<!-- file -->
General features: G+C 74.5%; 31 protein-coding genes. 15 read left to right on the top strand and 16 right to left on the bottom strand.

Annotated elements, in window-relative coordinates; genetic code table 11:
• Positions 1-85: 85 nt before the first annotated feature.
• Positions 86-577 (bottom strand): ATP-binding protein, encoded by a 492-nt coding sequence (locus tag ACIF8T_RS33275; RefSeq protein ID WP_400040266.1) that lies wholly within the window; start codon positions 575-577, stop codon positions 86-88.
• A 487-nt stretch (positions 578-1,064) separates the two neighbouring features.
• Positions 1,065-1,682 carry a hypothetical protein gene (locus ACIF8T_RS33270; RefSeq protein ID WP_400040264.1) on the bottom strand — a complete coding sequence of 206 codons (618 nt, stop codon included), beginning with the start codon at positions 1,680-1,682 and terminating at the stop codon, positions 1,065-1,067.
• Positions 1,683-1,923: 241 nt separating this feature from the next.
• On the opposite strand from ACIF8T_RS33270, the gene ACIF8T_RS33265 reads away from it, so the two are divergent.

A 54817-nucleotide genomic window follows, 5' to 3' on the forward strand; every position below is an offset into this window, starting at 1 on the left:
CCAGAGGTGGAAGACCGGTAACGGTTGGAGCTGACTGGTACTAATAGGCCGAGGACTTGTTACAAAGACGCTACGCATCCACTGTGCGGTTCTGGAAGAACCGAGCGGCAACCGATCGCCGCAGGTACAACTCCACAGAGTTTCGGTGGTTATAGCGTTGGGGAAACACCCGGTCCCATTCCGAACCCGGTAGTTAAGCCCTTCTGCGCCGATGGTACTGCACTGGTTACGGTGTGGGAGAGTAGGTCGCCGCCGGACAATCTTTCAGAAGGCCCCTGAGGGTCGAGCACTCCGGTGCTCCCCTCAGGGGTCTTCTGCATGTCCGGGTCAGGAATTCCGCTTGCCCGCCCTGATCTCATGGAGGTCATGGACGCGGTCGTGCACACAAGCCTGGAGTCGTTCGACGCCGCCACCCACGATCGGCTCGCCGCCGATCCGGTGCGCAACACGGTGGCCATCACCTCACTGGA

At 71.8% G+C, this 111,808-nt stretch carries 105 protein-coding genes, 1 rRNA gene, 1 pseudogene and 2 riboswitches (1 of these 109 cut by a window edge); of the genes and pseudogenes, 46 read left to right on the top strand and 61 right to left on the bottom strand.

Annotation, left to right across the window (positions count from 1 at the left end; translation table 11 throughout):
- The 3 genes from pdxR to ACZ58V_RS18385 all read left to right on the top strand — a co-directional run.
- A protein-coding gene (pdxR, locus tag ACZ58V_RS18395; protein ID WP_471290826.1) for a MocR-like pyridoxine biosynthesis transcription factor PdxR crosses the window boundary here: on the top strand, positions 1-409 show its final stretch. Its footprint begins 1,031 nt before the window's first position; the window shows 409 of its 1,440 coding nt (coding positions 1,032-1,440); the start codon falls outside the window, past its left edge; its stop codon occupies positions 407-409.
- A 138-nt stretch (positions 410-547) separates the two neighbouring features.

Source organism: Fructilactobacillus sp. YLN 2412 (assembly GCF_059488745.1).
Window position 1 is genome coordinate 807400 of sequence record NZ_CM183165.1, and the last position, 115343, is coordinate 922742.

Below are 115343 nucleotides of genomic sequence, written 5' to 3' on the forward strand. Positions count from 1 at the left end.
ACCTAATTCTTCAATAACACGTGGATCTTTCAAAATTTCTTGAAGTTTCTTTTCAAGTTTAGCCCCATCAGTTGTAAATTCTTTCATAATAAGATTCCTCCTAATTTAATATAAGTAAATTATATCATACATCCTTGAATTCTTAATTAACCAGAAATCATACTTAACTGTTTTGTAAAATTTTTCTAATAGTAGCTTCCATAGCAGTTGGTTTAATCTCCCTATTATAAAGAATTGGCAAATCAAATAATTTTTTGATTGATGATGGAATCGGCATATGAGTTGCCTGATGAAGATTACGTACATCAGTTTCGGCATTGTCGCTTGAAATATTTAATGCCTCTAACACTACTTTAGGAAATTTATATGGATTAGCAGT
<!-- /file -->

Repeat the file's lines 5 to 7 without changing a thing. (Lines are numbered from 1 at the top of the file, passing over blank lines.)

• A 487-nt stretch (positions 578-1,064) separates the two neighbouring features.
• Positions 1,065-1,682 carry a hypothetical protein gene (locus ACIF8T_RS33270; RefSeq protein ID WP_400040264.1) on the bottom strand — a complete coding sequence of 206 codons (618 nt, stop codon included), beginning with the start codon at positions 1,680-1,682 and terminating at the stop codon, positions 1,065-1,067.
• Positions 1,683-1,923: 241 nt separating this feature from the next.